Background: Primary central nervous system lymphoma (PCNSL) is an aggressive extranodal subtype of nonHodgkin’s lymphoma. Ventricle-predominant PCNSL, arising in the CNS ventricular system, is a rare entity. In over 90% of cases, PCNSL is classified as diffuse large B-cell lymphoma. Rarely, PCNSL may be classified as marginal zone B-cell lymphoma (MZBCL) of mucosa-associated lymphoid tissue (MALT). Taken together, a primary MALT-type MZBCL arising in a cerebral ventricle is an extremely rare presentation.

Case Description: A 69-year-old female presented with a persistent left frontal headache for 1 year. Magnetic resonance imaging revealed an enhancing soft-tissue lesion within the left lateral ventricle, with associated periventricular edema. We performed an excisional biopsy of the tumor, which grossly had the appearance of a meningioma. Histopathology of the tumor was consistent with MZBCL of the MALT type. The patient was treated with Rituximab and Ibrutinib. Six months after surgery, she remained neurologically intact and free of disease.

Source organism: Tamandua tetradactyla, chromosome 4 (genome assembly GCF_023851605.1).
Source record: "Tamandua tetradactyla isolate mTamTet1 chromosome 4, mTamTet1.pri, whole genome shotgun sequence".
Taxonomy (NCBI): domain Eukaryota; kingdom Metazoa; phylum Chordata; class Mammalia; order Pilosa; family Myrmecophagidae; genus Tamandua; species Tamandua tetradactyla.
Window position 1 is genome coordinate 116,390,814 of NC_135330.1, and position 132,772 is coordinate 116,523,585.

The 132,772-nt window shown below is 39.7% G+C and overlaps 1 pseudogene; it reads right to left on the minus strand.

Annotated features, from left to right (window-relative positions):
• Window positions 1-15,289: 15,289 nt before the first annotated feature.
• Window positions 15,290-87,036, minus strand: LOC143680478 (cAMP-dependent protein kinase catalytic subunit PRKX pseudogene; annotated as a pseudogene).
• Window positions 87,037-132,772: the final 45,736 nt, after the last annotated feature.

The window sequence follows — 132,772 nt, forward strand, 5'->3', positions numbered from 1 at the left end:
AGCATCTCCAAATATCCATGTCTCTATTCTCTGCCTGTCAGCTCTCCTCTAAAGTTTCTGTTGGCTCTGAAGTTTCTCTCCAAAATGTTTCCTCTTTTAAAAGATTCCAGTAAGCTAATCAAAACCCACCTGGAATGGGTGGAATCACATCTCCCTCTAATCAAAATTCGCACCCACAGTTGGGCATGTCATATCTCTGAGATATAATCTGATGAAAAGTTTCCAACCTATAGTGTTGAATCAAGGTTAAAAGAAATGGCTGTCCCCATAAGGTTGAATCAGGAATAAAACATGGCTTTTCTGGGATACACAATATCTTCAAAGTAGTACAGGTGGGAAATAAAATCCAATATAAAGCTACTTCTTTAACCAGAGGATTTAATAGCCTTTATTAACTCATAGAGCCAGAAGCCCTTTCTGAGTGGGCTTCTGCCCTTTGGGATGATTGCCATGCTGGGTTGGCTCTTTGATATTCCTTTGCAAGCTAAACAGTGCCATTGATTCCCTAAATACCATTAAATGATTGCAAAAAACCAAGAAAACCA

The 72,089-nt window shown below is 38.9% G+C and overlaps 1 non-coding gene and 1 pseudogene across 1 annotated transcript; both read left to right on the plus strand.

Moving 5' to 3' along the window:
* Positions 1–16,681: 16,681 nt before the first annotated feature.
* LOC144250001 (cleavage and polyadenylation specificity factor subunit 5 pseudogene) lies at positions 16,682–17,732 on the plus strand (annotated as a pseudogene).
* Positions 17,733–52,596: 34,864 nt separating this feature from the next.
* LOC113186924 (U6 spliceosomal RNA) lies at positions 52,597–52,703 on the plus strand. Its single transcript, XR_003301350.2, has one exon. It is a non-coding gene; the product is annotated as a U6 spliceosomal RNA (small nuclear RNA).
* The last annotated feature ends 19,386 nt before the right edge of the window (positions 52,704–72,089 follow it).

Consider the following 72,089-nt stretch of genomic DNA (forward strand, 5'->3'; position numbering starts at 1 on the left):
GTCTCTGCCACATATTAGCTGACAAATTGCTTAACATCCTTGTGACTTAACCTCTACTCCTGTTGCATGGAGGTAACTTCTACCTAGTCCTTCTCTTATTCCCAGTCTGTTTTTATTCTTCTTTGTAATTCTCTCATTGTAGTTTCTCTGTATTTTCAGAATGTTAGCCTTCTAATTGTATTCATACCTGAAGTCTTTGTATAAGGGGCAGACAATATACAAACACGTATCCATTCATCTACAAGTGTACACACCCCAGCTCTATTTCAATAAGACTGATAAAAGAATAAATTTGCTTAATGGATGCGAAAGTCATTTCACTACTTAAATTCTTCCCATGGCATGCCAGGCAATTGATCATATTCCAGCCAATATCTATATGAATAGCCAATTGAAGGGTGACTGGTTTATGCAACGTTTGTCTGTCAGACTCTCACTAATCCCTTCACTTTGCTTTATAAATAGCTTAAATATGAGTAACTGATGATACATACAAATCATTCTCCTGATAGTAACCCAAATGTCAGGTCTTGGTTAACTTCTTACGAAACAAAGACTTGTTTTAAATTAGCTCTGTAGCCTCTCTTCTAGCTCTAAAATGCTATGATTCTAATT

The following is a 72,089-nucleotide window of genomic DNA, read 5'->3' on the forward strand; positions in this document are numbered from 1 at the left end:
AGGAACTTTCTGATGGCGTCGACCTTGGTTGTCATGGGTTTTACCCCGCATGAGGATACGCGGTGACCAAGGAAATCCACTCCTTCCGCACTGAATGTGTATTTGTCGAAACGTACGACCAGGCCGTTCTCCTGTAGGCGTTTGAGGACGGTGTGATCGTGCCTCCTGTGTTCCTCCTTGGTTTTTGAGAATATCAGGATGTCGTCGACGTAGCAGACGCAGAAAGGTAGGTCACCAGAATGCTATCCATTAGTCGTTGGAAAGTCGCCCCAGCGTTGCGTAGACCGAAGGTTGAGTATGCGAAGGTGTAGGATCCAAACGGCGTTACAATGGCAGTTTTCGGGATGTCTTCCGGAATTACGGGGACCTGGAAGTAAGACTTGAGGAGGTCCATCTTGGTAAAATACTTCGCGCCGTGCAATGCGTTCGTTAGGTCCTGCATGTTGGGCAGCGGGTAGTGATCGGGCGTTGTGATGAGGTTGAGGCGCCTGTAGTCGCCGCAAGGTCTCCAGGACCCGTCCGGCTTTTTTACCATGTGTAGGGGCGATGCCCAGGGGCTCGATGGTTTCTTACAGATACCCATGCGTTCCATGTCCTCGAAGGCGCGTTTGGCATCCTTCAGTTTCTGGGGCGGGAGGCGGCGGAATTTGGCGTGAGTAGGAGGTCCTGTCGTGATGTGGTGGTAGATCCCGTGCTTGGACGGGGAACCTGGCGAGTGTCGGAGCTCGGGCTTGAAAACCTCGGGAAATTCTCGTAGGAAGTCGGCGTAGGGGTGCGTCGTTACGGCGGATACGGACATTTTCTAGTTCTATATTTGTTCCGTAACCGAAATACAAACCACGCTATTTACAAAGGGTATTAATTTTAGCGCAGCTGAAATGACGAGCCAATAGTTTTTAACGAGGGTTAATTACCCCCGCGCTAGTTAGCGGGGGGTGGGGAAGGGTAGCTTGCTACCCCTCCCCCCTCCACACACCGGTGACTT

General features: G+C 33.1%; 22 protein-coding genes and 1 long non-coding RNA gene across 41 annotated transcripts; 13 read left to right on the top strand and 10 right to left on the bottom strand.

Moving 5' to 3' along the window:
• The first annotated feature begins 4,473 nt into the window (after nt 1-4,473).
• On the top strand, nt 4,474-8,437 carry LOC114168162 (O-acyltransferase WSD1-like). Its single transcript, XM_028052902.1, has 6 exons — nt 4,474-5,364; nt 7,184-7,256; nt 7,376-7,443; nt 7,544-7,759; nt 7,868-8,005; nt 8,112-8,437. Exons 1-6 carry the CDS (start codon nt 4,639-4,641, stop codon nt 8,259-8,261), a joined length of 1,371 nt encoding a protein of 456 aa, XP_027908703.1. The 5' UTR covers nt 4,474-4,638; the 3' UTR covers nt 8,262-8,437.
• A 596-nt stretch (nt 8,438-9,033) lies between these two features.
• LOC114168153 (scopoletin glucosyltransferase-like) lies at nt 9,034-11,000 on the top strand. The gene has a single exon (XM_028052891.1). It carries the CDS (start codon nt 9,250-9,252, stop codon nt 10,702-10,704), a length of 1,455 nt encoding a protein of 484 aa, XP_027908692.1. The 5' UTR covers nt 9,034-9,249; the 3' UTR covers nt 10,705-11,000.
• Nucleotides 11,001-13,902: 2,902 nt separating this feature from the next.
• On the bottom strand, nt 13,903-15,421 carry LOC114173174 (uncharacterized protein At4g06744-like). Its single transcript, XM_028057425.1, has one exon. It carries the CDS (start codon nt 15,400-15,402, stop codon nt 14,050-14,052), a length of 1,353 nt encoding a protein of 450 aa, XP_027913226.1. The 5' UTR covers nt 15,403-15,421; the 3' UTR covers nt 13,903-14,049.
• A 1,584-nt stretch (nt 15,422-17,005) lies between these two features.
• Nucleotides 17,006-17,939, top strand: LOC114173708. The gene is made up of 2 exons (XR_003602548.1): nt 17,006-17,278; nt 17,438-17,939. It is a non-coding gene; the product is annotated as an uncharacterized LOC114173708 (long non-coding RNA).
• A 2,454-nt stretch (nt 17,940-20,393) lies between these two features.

Conclusion: We report the case of a primary MALT-type MZBCL arising in the CNS ventricular system, with characteristics mimicking meningioma. This lymphoma involved the lateral ventricle and likely originated from the choroid plexus. Meningothelial cells and epithelial cells in the choroid plexus may acquire MALT in response to chronic inflammatory stimuli, such as infection or autoimmune disease. In rare cases, MALT lymphoma may develop as part of this pathogenesis.

Keywords: Cerebral ventricle, Choroid plexus, CNS lymphoma, MALT lymphoma, Marginal zone B-cell lymphoma

INTRODUCTION

Primary central nervous system lymphoma (PCNSL) is an aggressive extranodal subtype of non-Hodgkin lymphoma (NHL) arising in the brain, spinal cord, eyes, or leptomeninges.[ 4 ] PCNSL parenchymal lesions are often periventricular,[ 4 ] contacting the ependyma in 18% of cases,[ 2 ] and extending into the ventricles in up to 10.6% of cases.[ 1 ] However, an isolated or predominantly intraventricular mass is rare.[ 1 ]